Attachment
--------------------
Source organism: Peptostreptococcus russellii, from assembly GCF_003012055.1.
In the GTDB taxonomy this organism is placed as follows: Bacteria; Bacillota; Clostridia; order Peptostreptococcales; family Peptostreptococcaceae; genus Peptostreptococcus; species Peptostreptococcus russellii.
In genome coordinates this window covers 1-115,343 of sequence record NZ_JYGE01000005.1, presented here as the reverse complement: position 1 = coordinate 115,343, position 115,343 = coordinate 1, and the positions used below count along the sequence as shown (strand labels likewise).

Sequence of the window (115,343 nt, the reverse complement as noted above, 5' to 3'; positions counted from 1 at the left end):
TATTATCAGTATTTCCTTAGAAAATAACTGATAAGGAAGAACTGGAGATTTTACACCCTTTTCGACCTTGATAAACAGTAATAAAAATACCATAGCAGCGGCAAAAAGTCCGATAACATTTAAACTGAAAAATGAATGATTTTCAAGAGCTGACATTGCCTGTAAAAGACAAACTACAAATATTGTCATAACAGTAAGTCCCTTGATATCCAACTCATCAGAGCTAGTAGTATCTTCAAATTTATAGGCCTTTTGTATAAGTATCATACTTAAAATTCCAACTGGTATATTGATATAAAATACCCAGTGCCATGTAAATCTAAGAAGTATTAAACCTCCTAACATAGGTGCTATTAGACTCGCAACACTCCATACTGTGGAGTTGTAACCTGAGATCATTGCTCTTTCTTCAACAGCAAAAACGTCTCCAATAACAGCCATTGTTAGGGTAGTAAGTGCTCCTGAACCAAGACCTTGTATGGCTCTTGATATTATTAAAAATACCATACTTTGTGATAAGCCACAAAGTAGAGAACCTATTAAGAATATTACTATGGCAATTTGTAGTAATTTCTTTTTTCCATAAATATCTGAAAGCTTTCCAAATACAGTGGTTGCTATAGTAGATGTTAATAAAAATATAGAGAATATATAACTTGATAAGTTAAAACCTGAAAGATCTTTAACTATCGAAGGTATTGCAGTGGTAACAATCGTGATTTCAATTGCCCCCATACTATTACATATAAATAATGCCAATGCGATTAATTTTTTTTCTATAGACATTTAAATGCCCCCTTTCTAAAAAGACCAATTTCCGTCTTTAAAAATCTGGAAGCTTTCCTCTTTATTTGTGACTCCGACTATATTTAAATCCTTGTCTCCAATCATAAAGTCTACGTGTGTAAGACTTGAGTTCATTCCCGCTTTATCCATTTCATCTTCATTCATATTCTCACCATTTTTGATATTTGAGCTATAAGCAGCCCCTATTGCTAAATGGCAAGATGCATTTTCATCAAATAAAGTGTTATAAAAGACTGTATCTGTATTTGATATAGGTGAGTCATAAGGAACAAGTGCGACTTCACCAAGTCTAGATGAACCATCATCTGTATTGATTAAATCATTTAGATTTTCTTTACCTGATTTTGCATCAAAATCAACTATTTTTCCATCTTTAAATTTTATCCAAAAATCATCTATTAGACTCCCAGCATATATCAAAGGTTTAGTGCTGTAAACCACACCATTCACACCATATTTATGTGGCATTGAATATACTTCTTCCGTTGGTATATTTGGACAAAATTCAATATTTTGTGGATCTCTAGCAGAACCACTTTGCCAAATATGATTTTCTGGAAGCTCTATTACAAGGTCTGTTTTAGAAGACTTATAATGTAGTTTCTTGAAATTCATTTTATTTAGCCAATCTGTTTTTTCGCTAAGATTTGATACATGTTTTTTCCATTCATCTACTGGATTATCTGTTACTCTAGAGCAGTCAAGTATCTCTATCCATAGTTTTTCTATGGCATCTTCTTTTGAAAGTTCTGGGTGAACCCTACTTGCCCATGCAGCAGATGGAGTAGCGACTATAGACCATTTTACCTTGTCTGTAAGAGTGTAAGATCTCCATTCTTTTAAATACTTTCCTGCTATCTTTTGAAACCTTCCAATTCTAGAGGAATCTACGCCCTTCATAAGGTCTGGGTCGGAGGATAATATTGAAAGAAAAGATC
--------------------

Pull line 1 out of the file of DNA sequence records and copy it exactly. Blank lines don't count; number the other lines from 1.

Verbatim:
Source organism: Peptostreptococcus russellii, from assembly GCF_003012055.1.